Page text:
Saturday, March 11, 2006

4th Amendment Shipping Tape

4thamendment
When I first read this story, I thought "Wow, people need to stop whining about lost liberties, because times like these require extra protection". 4th Amendment Shipping Tape:
You can put this shipping tape on your packages and your airplane luggage. Every time I fly, my luggage gets a card in it telling me how “for my protection” they have searched it.

Now, when they open my luggage, they will have to literally slice the 4th amendment in half in order to do this.
Then I started to really think about my first impression of the story. What exactly is "extra protection"? Does it mean government has the right to take away liberties given to me as a citizen of the United States by the Constitution? I don't know if I'm OK with that. I definitely should not be, but this persistent thought continues to burrow through my head...they blew up buildings and killed thousands of Americans with hijacked airplanes.

It is fear of the worst that allows us to accept lost liberties. But as time distances our memories from the event itself, we start to question the means and methods being used to protect us from a similar occurence. Movies are made that assign blame for the lack of action taken before 9/11, but the actions needed are also not wanted.

For my part, I think like most Americans, I'm on the fence. I get upset at times, about losing my Constitutional rights, but once I sit back and think about it, my view changes. I will probably read something tomorrow that will swing my thinking in the other direction. Even as I type this, I am having a very difficult time writing "for now I give up my rights for peace of mind".

I start to think, where will it end. If I give up one or two rights, how many more will be taken away. This is where I always end up. My brain gets filled with the opposites sides of the argument, and shuts down. This post then will follow suit, and now....shut....down.

3 comments:

Charlie said...

You are right to struggle with this important, yet difficult issue area. Protection is important, but so are our rights and civil liberties.

"The choice is not between order and liberty. It is between liberty with order and anarchy without either. There is danger that, if the court does not temper its doctrinaire logic with a little practical wisdom, it will convert the constitutional Bill of Rights into a suicide pact."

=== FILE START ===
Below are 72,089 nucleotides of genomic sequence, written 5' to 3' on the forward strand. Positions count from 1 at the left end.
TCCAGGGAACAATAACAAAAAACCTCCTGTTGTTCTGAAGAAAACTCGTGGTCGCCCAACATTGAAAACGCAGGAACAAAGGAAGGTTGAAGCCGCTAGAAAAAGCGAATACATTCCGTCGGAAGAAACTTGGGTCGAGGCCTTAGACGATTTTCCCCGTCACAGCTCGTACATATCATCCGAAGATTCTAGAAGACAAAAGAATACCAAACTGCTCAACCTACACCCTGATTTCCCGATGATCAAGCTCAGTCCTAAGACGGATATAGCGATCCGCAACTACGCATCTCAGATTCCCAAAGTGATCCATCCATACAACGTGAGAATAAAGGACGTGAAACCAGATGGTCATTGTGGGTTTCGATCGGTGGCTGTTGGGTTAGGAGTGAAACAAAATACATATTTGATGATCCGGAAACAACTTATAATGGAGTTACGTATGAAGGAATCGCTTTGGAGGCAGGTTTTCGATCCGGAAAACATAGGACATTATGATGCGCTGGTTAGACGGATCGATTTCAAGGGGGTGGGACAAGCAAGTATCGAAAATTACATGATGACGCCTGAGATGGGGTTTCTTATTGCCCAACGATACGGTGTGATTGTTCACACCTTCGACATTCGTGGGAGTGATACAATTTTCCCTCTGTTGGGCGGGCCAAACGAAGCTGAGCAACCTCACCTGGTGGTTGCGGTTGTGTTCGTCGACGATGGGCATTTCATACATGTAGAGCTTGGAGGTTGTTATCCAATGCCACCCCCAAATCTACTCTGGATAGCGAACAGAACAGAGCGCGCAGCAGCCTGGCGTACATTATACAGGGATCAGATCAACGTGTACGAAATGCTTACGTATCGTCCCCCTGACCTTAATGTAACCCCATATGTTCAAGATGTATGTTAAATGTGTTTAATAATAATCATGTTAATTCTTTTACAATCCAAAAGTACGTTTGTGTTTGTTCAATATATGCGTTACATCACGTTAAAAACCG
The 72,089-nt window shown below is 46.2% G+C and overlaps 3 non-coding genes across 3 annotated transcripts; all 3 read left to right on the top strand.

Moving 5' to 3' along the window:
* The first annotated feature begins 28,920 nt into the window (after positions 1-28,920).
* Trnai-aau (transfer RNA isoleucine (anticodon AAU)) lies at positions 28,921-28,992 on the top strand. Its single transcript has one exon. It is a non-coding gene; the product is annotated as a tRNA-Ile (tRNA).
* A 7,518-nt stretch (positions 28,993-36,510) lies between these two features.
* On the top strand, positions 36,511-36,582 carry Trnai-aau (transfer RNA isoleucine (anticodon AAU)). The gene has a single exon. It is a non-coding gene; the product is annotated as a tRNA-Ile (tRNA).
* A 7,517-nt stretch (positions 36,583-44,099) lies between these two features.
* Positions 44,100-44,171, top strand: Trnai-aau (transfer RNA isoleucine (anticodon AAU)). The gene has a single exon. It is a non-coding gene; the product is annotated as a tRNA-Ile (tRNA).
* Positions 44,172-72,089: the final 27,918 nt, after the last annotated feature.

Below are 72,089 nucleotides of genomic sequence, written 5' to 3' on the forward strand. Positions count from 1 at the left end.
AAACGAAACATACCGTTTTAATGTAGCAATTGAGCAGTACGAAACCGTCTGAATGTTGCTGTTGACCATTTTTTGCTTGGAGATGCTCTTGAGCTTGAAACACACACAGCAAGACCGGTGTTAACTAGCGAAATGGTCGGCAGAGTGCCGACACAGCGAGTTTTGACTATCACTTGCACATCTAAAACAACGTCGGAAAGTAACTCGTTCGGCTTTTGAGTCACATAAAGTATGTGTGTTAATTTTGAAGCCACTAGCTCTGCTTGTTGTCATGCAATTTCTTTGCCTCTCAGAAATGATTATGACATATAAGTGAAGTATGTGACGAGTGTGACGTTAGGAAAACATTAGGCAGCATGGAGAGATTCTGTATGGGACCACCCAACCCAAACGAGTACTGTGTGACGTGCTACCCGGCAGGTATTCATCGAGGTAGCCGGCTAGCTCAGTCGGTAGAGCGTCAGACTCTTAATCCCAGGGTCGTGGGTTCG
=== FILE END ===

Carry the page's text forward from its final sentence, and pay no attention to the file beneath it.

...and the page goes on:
-Justice Jackson

"The man who trades freedom for security does not deserve nor will he ever receive either."
-Benjamin Franklin

Dave2 said...

In this day and age, I accept that certain privacies are lost when flying public transportation in order to ensure passenger safety. But that's my choice. People are perfectly able to choose NOT to fly if they don't feel that the search of their personal effects is worth it.

Where I have a problem is when my privacies are invaded and I DON'T have a choice. Wiretapping my home, monitoring my phone, and reading my personal emails without a court order and reasonable suspicion of illegal activity is wrong. If that's going to be America, terrorism has already won, and everything our country stands for is dead.

FyreGoddess said...

Here's the problem: We're putting stop-gap measures into effect for situations that will probaly not arise again.

Taking away our civil liberties doesn't change the fact that 9/11 happened. Nothing will do that. We are no more or less safe from things we can't think of than we were 5 or 10 or 25 years ago.

There are measures in place to stop people from hijacking a plane into a skyscraper again. We take our shoes off in airports so we can't smuggle things in in our shoes. All of these situations are things that would only have worked ONCE, and did work ONCE.

But since no one is really looking to the future and doing anything to actually make our Homeland, uh... I don't know... secure? We roll over and allow them to try to prevent things that already happened and somehow we wind up convincing ourselves that we're safer for giving up our Constitutionally-granted rights.

It makes me happy when I see more and more people *thinking* about it. Don't stop.